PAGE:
DA: Although the Descent of Woman was a huge best-seller, it was a work of popular science and as such, the academic community felt entitled to ignore it. She was a non-scientist. Elaine Morgan’s response was to engage with the legitimate scientists on their own terms, to become legitimate herself. So she put the feminist critique to one side, took out the flippant digs at Tarzanists, added scientific illustrations and made sure to reference every paper she quoted from. Her next book in 1982 was titled simply: The Aquatic Ape, a theory of human evolution. Sir Alister Hardy wrote a forward to it in which he dealt straightforwardly with the complaint from scientists that Morgan was not one of them and could therefore be ignored.

AH: “As a professional zoologist, I would point out that some of the greatest contributors to evolution theory had no academic training in biology. Without suggesting that Elaine Morgan is a second Darwin, I would remind them Darwin himself abandoned his medical course in Edinburgh and took a pass degree in theology in Cambridge. Alfred Russel Wallace began his career as a land surveyor and never went to university at all. And Mendel entered a monastery at an early age. It is enthusiasm which carries people forward to add to knowledge. Elaine Morgan has that zest.”

DA: Over the next 20 years, Morgan wrote 4 more books on this theory taking on criticisms and correcting mistakes wherever her evidence was shown to be unsafe. By the time she published The Aquatic Ape Hypothesis in 1997, her reviews talked of a case well enough made for it no longer to be ignored. In 2004, Radio 4 broadcast a series called Scars of Evolution which examines the Hardy-Morgan aquatic theory for and against. At the end of it, Elaine Morgan, by then 83 years old gave a prediction about which way the tide of opinion was headed.

EM: I think in 10 years we’ll be over the cusp. The tide is beginning to drift in that direction. And I think it will pick up speed, and I think that a lot of people will bring up their own reasons why they think that the difference between man and the apes had something to do with water. I go no further than that. But they all seem to be trickling in that direction. I don’t know if I’ll be alive to see it but I’m confident it’s going to come.

37:43 Objections to the thesis

DA: Sadly Elaine Morgan died in 2013. But her prediction that water and human evolution would become the headline story, looks increasingly plausible. Research into evolution at the waterside, as we heard earlier from Curtis Marean and Stephen Munro amongst others has indeed picked up considerable speed in the last fifteen years and tomorrow we’ll look at some really eye-opening research from just the last few years. Down the years there have been two principal objections to the Hardy-Morgan thesis that early humans underwent important evolutionary adaptations while making a living at the waterside.

One objection was the lack of fossil evidence. As we heard earlier, the fossil evidence for early humans relying on aquatic food resources, both fresh water and marine, has been emerging steadily in the last twenty years. In tomorrow’s programme we will find out quite how far back in time the newly emerging evidence for a dedicated shore-based existence goes.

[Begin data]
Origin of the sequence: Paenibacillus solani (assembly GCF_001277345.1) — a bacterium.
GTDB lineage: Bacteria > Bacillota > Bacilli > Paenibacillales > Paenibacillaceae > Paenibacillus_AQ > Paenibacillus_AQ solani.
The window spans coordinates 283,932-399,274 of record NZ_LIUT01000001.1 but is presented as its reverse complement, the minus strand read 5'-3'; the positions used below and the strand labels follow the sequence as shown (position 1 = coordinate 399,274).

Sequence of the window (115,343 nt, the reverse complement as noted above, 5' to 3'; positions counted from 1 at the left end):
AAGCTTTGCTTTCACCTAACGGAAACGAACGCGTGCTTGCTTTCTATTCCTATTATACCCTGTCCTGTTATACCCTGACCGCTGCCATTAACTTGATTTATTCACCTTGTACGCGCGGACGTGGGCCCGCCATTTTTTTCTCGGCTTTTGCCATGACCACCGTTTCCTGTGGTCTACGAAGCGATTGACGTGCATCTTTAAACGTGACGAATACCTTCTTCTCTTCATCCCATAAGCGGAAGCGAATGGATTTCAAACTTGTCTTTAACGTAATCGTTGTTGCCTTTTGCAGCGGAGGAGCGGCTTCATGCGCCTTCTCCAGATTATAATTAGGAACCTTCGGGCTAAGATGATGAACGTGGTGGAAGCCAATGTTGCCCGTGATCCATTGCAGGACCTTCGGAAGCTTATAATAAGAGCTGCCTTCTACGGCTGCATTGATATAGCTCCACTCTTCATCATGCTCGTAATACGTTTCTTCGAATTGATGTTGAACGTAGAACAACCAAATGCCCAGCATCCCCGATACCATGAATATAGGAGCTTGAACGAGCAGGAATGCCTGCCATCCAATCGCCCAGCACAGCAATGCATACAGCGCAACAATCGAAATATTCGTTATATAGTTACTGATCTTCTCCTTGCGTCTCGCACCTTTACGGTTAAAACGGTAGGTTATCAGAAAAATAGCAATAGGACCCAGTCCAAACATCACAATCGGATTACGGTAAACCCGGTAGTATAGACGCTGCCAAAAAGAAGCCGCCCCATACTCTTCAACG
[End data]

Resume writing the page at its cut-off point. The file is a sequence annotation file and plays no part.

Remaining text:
The second and regular complaint was that the waterside model made no testable predictions. It merely made comparisons between human physiology and certain marine mammals. It didn’t count as proper science. Many opponents went further calling it pseudoscience and you can still find such dismissals and accusations on-line today. So back in 2004 in the Scars of Evolution series a testable hypothesis was raised concerning that curious substance Vernix caseosa. Vernix is the waxy grease that humans babies are born with and is still widely described in the literature as being unique to humans. So if Elaine Morgan was right and Vernix truly was an adaptation to entering the water at or soon after being born, then it should be present in other animals with that habit—the marine mammals. But there appeared to be no references at all. After searching the marine mammal literature nothing. After contacting seal sanctuaries and marine veterin3arians around the world, nothing. It looked like vernix was just an oddity with no adaptive benefit for those being born in water after all. Then a week before broadcast there was a call back from Professor Don Bowen in Newfoundland. He had spent 10 years studying seals in northern Canada and reported that yes, when handling newborn harbour seals, they were covered in a white grease that got all over his hands. He’d wondered if it was related to human vernix but hadn’t pursued the idea. It was a fascinating observation, but no more than that. No one knew whether it was actually related to Vernix at all and Professor Bowen didn’t have any samples and that might have been the end of the Vernix story. But in tomorrow’s programme we’ll bring the story bang up to date with some fascinating research from a team at Cornell University who submitted a paper on Vernix to Nature just a month ago.